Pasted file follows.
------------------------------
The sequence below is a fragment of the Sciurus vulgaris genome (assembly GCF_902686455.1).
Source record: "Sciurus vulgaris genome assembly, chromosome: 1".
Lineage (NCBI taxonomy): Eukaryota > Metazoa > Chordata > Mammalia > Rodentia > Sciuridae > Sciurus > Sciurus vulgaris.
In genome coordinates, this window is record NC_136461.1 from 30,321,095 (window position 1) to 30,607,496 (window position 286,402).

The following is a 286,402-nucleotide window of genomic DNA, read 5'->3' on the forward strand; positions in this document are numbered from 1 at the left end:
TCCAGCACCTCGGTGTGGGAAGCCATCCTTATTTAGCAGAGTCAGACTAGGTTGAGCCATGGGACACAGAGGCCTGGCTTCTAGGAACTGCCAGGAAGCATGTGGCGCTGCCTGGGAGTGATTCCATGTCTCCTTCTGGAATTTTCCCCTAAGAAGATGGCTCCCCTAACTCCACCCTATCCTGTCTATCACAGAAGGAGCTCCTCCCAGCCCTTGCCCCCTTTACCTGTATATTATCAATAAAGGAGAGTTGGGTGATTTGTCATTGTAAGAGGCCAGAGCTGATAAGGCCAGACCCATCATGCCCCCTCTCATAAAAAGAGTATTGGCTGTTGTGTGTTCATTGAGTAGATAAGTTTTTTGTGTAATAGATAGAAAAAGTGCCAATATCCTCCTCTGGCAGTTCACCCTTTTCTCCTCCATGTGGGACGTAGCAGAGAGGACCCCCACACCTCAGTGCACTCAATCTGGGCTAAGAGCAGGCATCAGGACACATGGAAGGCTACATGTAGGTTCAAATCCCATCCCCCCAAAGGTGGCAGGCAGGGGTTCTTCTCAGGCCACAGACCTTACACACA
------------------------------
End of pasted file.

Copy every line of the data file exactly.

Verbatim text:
The sequence below is a fragment of the Sciurus vulgaris genome (assembly GCF_902686455.1).
Source record: "Sciurus vulgaris genome assembly, chromosome: 1".
Lineage (NCBI taxonomy): Eukaryota > Metazoa > Chordata > Mammalia > Rodentia > Sciuridae > Sciurus > Sciurus vulgaris.
In genome coordinates, this window is record NC_136461.1 from 30,321,095 (window position 1) to 30,607,496 (window position 286,402).

The following is a 286,402-nucleotide window of genomic DNA, read 5'->3' on the forward strand; positions in this document are numbered from 1 at the left end:
TCCAGCACCTCGGTGTGGGAAGCCATCCTTATTTAGCAGAGTCAGACTAGGTTGAGCCATGGGACACAGAGGCCTGGCTTCTAGGAACTGCCAGGAAGCATGTGGCGCTGCCTGGGAGTGATTCCATGTCTCCTTCTGGAATTTTCCCCTAAGAAGATGGCTCCCCTAACTCCACCCTATCCTGTCTATCACAGAAGGAGCTCCTCCCAGCCCTTGCCCCCTTTACCTGTATATTATCAATAAAGGAGAGTTGGGTGATTTGTCATTGTAAGAGGCCAGAGCTGATAAGGCCAGACCCATCATGCCCCCTCTCATAAAAAGAGTATTGGCTGTTGTGTGTTCATTGAGTAGATAAGTTTTTTGTGTAATAGATAGAAAAAGTGCCAATATCCTCCTCTGGCAGTTCACCCTTTTCTCCTCCATGTGGGACGTAGCAGAGAGGACCCCCACACCTCAGTGCACTCAATCTGGGCTAAGAGCAGGCATCAGGACACATGGAAGGCTACATGTAGGTTCAAATCCCATCCCCCCAAAGGTGGCAGGCAGGGGTTCTTCTCAGGCCACAGACCTTACACACA